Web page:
Investing Frozen Assets 

Concerning the management of frozen Russian assets, the European Commission has expressed its support for investing in them, imposing a windfall tax to harness profits, and using them for Ukraine’s reconstruction. This can be achieved through the following steps: 

  1. Keeping profits from these assets separate on financial institutions’ balance sheets.
  2. Investing these assets in “liquid, highly-rated assets” with short maturities, employing a structured management approach.
  3. Taxing (not confiscating) the proceeds and transferring tax revenue to the EU budget to support Ukraine’s reconstruction, which is a legally feasible approach. The European Council of October 26-27 supported  the idea.

Disruptive litigation from other parties 

Individuals and entities that have previously secured judgments against Russia, including Ukrainian state-owned enterprises, and other parties, notably victims of Russian war crimes, are among the interested parties in this complex scenario. These claimants may seek to employ various legal avenues, including domestic and international litigation, with the aim of attaching frozen RCB assets. This approach would effectively create a chaotic ‘race to the assets’, bypassing the traditional route of seeking reparations. The question that arises is whether these claimants have a realistic chance of succeeding in their efforts. First, they would have to demonstrate that the nominal owner of the assets (RCB) is the same as their judgment debtor (Russia). Thus, they would pierce the corporate veil and hold RCB responsible for Russia’s obligations. It is worth noting that the ICJ recently rejected a similar argument in the case of Iran’s central bank. However, it is essential to recognize that domestic courts are not necessarily bound by this ICJ precedent, and the outcome may be a series of judgments in favor of the claimants. In addition, claimants would need to find exceptions to sovereign immunity and obtain a license from the administrator of the sanctions.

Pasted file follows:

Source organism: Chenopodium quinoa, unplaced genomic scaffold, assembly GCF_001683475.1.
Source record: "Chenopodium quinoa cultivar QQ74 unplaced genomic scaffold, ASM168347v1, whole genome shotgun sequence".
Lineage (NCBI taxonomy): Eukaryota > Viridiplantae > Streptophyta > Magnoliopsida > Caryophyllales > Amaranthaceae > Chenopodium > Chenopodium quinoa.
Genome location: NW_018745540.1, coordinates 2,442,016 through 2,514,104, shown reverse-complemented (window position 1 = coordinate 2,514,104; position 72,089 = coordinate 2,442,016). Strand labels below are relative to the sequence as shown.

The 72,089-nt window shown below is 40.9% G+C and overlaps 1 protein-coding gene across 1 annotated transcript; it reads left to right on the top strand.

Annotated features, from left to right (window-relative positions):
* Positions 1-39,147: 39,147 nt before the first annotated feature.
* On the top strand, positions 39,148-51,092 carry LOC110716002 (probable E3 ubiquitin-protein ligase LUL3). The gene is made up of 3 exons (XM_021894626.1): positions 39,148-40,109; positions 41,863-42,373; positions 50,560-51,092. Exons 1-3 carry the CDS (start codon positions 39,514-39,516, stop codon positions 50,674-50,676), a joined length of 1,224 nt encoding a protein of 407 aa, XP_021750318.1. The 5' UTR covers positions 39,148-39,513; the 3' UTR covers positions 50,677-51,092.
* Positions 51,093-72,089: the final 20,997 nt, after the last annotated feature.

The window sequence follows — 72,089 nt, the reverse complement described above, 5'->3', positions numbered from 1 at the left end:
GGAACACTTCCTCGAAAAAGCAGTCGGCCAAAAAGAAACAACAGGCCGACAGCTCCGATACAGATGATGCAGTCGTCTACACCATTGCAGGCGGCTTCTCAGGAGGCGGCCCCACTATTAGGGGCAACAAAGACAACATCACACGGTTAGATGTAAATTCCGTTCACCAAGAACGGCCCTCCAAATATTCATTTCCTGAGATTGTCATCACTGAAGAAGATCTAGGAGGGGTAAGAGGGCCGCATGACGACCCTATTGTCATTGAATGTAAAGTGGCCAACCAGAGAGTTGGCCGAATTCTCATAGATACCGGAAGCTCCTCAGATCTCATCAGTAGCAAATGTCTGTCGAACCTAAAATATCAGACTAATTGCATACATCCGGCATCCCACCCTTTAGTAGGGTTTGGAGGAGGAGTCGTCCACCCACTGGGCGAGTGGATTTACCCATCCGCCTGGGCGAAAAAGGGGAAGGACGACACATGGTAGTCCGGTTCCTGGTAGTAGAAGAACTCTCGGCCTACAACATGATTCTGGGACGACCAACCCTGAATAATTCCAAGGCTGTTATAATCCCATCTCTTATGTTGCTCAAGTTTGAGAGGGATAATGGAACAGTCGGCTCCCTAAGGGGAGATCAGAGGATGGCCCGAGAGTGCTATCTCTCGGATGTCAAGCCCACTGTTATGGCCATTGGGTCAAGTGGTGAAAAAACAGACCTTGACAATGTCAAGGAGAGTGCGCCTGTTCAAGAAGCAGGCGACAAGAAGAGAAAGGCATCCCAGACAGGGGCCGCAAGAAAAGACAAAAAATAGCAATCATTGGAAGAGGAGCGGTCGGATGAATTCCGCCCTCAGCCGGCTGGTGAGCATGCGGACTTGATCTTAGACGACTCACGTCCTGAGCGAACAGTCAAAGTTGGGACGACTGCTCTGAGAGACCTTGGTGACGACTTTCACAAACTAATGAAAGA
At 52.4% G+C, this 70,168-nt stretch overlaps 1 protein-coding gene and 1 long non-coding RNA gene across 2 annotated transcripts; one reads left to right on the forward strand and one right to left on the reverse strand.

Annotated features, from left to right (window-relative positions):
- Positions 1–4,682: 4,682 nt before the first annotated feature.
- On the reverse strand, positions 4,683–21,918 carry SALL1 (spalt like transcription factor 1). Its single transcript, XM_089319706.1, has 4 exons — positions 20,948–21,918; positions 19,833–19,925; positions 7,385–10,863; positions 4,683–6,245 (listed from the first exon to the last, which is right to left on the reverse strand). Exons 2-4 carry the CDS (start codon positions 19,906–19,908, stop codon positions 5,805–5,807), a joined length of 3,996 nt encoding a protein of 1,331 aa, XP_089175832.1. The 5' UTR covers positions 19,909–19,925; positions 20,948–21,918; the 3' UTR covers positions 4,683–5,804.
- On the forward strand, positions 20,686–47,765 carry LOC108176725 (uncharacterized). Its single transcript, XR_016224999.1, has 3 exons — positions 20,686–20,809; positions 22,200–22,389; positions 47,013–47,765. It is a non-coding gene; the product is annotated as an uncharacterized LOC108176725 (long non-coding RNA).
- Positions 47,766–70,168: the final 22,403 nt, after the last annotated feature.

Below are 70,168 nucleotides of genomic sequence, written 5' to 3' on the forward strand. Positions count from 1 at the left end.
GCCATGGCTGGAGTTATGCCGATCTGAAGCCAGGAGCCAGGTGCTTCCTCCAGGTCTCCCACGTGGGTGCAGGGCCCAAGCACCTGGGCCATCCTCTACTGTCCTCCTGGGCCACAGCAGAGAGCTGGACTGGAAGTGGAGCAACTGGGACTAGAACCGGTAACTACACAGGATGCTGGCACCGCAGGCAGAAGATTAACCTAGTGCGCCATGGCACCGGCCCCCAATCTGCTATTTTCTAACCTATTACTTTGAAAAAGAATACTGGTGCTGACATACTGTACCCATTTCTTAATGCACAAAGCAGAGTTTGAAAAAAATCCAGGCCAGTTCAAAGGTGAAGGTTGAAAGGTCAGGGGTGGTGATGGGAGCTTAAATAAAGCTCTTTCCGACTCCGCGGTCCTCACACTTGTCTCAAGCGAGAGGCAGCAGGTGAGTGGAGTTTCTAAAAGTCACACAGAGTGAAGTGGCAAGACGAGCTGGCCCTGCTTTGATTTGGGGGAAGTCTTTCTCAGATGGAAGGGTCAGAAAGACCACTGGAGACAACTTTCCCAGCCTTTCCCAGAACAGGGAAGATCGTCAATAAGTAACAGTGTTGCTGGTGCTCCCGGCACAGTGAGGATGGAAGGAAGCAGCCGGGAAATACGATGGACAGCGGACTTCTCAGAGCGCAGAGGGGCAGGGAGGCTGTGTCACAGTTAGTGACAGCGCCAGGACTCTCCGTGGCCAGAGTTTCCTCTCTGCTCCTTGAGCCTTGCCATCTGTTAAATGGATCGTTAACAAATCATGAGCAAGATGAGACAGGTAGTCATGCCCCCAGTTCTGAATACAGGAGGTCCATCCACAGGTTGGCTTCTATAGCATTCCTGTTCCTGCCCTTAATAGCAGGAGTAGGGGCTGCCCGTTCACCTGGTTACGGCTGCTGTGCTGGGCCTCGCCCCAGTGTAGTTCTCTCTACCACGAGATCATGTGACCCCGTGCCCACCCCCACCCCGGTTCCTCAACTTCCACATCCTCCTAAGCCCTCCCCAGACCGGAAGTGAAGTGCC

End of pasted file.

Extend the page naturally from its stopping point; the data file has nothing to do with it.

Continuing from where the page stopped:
Other avenues 

Several other ideas have been proposed to address this issue, including legislation for compensation. This would allow victims to claim compensation from Russian assets; new legislation could eliminate sovereign immunity for civil actions seeking monetary damages. The same problems I have presented in previous sections apply here, such as proving that the RCB is Russia’s alter ego.